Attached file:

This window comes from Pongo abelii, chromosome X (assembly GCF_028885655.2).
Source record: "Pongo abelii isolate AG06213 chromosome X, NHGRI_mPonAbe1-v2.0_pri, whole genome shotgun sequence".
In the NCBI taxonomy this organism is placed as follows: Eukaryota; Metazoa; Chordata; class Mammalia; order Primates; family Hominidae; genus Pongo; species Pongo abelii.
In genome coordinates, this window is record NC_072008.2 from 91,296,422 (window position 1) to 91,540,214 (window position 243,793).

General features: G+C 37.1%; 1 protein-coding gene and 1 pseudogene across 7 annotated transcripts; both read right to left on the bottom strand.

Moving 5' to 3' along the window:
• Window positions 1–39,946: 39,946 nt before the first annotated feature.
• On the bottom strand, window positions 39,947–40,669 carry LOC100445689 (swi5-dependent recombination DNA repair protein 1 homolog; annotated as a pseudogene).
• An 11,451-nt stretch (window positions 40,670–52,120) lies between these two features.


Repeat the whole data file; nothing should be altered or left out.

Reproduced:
This window comes from Pongo abelii, chromosome X (assembly GCF_028885655.2).
Source record: "Pongo abelii isolate AG06213 chromosome X, NHGRI_mPonAbe1-v2.0_pri, whole genome shotgun sequence".
In the NCBI taxonomy this organism is placed as follows: Eukaryota; Metazoa; Chordata; class Mammalia; order Primates; family Hominidae; genus Pongo; species Pongo abelii.
In genome coordinates, this window is record NC_072008.2 from 91,296,422 (window position 1) to 91,540,214 (window position 243,793).

General features: G+C 37.1%; 1 protein-coding gene and 1 pseudogene across 7 annotated transcripts; both read right to left on the bottom strand.

Moving 5' to 3' along the window:
• Window positions 1–39,946: 39,946 nt before the first annotated feature.
• On the bottom strand, window positions 39,947–40,669 carry LOC100445689 (swi5-dependent recombination DNA repair protein 1 homolog; annotated as a pseudogene).
• An 11,451-nt stretch (window positions 40,670–52,120) lies between these two features.